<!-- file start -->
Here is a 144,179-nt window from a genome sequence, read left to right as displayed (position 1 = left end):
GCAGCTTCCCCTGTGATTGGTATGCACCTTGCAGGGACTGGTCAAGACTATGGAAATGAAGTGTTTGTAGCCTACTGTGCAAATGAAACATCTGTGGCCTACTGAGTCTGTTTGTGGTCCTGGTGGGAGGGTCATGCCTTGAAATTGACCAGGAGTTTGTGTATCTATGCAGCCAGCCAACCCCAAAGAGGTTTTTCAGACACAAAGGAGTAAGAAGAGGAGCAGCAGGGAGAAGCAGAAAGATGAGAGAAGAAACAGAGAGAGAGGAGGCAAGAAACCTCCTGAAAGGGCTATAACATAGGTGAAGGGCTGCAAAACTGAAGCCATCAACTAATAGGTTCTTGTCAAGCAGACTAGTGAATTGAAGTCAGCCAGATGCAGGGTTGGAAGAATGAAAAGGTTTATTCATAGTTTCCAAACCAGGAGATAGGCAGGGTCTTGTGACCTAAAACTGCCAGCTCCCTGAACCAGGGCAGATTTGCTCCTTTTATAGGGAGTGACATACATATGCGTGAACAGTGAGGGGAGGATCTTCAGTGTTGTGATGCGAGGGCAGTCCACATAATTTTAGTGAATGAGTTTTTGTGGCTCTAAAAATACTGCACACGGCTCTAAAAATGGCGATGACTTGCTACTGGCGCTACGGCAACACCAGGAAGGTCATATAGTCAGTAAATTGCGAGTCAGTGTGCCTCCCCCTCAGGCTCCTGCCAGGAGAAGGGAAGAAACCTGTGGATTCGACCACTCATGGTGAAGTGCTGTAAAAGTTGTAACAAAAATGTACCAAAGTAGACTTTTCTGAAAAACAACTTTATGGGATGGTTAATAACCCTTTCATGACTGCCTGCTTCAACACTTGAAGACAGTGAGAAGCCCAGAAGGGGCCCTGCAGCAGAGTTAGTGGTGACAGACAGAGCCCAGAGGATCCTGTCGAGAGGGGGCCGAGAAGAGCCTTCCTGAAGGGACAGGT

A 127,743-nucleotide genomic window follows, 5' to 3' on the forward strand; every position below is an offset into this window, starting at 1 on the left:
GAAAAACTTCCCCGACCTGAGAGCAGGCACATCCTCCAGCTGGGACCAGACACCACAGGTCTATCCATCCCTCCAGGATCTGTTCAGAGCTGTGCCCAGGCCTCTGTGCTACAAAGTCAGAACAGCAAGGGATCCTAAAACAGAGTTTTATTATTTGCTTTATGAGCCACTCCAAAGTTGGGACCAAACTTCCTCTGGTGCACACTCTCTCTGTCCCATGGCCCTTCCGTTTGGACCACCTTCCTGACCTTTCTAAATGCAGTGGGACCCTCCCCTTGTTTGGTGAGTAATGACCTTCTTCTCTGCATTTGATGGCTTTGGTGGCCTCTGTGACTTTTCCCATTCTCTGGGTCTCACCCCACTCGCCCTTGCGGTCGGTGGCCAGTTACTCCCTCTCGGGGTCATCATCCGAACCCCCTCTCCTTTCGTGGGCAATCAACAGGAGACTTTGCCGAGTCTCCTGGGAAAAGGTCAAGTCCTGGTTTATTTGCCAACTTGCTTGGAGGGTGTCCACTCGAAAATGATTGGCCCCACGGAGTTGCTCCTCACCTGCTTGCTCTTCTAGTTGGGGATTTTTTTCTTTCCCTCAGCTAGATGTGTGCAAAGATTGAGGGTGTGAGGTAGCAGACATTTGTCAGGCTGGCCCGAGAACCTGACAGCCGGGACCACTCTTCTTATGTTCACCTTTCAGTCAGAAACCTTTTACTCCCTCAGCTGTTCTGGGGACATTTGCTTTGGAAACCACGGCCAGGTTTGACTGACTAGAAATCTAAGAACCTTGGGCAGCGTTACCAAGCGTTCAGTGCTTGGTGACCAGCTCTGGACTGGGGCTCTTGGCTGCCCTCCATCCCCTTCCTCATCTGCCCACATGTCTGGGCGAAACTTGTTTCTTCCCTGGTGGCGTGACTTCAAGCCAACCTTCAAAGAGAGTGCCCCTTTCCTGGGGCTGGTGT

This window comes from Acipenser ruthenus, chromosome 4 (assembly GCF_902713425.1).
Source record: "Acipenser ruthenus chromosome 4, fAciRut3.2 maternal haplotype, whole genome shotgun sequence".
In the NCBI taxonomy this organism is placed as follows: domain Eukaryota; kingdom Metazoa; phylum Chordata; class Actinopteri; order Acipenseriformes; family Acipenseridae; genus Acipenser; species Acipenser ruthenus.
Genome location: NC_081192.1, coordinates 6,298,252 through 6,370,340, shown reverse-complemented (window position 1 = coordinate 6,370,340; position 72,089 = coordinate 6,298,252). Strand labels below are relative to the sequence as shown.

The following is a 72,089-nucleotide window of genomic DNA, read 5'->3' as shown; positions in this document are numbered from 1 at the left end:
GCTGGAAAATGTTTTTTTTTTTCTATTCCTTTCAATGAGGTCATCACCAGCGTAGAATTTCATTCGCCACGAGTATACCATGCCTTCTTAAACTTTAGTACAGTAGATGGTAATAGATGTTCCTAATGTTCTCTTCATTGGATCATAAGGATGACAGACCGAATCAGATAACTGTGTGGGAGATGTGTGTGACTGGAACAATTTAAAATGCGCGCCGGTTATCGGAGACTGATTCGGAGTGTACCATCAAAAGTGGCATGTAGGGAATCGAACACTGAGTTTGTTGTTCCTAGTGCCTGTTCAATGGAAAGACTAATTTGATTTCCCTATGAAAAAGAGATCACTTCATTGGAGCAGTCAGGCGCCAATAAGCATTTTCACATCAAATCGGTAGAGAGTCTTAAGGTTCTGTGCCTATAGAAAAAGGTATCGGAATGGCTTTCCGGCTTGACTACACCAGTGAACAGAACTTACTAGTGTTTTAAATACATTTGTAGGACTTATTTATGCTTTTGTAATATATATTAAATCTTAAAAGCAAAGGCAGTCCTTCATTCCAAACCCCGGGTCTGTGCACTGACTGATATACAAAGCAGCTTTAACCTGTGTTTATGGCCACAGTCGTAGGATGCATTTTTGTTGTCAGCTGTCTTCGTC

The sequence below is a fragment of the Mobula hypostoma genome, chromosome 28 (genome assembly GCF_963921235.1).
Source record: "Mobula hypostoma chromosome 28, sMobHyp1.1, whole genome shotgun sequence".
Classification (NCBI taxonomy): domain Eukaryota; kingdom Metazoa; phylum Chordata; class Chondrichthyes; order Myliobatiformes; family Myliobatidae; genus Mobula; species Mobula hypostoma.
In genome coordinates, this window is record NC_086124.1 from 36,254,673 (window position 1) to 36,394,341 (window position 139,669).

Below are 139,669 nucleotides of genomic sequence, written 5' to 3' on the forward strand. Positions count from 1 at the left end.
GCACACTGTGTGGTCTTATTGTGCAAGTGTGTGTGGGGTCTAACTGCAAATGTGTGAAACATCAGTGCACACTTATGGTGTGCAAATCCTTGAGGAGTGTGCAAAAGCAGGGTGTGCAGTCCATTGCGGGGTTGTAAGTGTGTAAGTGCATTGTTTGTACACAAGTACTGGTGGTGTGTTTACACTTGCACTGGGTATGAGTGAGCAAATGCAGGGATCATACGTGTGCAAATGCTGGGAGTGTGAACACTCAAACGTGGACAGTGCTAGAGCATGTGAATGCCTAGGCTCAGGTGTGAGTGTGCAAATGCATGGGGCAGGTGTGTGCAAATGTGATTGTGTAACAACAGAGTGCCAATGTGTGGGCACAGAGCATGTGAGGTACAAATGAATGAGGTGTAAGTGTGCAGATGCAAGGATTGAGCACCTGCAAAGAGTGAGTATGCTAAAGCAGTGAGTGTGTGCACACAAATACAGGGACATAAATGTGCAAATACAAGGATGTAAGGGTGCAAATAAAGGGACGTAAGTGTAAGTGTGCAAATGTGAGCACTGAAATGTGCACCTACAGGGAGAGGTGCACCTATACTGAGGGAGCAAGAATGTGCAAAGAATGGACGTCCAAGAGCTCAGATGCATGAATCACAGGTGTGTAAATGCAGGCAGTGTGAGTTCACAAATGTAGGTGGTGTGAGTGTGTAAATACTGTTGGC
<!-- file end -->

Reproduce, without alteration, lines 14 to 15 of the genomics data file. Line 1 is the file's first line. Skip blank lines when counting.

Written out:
In genome coordinates, this window is record NC_086124.1 from 36,254,673 (window position 1) to 36,394,341 (window position 139,669).

Below are 139,669 nucleotides of genomic sequence, written 5' to 3' on the forward strand. Positions count from 1 at the left end.